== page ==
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updated steam systems in commercial buildings.

addadd Member Posts: 94
hi. i am a residential oil burner mechanic,going for an interview for a position,of maintenance mechanic ,were i noticed the few buildings have steam boilers,and in every room the old castiron radiators have been removed ,and replaced by some type of square looking baseboard and have some blowers in it.also every room have thermostats.the buildings that i am talking about are schools.so there is no central ac.if any one can help me with the order of this type of operation.the buildings are 70 years old.i do not know if is a single pipe or two pipe system.

Comments

  • SteamheadSteamhead Member Posts: 13,351
    It's probably

    some sort of 2-pipe system. The blowers probably bring in fresh air. 
    All Steamed Up, Inc.
    "Reducing our country's energy consumption, one system at a time"
    Steam, Vapor & Hot-Water Heating Specialists
    Oil & Gas Burner Service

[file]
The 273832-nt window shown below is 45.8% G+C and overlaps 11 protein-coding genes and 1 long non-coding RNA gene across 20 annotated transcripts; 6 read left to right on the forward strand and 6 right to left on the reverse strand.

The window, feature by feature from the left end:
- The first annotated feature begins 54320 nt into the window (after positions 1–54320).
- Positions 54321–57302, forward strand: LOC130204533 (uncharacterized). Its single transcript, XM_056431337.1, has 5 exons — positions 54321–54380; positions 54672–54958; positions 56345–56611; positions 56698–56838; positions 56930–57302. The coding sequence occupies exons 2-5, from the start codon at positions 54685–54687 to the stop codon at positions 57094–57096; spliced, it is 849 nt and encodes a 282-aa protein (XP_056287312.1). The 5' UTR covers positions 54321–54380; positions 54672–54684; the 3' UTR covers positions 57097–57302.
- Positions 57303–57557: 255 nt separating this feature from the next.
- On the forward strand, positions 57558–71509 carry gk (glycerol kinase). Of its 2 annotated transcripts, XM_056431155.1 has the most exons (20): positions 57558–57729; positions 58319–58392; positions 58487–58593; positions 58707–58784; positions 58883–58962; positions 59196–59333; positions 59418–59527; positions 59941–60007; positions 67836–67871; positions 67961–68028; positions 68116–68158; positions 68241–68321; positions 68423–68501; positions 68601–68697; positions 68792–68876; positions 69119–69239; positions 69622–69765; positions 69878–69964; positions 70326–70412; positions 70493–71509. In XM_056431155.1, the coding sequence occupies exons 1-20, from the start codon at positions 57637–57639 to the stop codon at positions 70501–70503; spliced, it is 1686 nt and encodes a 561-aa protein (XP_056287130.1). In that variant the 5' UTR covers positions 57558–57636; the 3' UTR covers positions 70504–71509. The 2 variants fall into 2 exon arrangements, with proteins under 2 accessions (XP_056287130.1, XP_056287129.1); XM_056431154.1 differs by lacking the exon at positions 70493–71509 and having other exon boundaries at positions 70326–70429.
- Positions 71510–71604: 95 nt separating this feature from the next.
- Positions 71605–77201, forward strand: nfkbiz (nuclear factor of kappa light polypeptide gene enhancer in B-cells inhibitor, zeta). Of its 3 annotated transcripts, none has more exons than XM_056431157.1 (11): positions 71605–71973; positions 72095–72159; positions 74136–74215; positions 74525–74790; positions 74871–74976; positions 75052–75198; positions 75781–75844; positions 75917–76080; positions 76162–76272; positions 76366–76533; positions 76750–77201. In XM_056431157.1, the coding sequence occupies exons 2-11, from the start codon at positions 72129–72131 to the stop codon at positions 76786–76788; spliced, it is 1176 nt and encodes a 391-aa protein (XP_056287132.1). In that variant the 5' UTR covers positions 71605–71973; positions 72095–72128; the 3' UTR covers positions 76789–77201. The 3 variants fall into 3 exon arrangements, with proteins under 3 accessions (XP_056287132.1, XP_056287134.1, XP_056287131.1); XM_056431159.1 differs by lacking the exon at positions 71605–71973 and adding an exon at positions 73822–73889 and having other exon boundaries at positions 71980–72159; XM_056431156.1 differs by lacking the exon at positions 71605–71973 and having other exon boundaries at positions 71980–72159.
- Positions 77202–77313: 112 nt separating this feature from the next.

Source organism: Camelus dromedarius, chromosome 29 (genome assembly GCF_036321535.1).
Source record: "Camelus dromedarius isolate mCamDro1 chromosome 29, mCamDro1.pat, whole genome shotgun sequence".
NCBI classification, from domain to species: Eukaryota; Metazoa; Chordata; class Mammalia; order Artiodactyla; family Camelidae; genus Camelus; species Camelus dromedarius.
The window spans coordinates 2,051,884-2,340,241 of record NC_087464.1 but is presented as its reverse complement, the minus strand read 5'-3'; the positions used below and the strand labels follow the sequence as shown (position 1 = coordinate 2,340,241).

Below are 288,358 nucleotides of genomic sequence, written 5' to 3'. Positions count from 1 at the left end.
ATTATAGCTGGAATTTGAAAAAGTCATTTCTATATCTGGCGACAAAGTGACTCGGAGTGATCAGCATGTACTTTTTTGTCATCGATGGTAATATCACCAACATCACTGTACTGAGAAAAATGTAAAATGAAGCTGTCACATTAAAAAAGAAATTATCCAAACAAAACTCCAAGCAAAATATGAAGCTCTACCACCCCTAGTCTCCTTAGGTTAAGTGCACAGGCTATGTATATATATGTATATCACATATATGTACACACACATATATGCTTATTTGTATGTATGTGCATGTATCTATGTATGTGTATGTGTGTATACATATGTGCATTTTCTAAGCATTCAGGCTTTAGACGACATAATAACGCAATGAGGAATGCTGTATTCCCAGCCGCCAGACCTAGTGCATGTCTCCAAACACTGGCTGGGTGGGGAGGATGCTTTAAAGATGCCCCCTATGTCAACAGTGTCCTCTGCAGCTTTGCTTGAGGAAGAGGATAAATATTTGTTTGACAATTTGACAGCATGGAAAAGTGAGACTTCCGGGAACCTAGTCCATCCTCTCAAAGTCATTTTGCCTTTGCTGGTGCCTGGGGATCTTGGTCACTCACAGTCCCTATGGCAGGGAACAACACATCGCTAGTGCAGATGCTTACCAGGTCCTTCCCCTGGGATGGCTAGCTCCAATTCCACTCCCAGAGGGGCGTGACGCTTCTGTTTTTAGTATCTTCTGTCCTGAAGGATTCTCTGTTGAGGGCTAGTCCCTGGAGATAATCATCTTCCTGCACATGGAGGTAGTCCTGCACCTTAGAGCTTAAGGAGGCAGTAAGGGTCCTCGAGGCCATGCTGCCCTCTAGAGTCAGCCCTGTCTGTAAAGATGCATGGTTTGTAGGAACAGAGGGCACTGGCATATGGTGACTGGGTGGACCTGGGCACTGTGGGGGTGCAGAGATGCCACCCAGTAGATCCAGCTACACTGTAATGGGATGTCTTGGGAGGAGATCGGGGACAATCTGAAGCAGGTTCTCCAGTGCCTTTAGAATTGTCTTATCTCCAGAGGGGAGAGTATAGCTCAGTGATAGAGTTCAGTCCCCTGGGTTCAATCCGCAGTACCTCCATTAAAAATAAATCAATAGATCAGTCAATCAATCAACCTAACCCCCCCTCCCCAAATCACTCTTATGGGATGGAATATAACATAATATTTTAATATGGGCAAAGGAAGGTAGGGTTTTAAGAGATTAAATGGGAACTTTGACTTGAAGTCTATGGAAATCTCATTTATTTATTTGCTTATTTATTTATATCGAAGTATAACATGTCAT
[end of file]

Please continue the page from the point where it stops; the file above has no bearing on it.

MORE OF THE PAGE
Baltimore, MD (USA) and consulting anywhere.
    https://heatinghelp.com/find-a-contractor/detail/all-steamed-up-inc
  • addadd Member Posts: 94
    updated steam systems in commercial buildings.

    thank you for your answer.i have 2 more questions.first i do not see any duct work,so i believe the blower are creating fresh air within the room for better quality of air ,because i do not see any openings from out side.2nd question is since every room has tt's i think the sequence of operation is similir to the zoning (zone valve or circ.)to an hydronic system in a residential set-up.if i sound silly excuse me i do not have a lot of experience in coomercial systems.i am just trying to understand in simple words the sequence of operations that triggers the burner to fire. thank you, very much.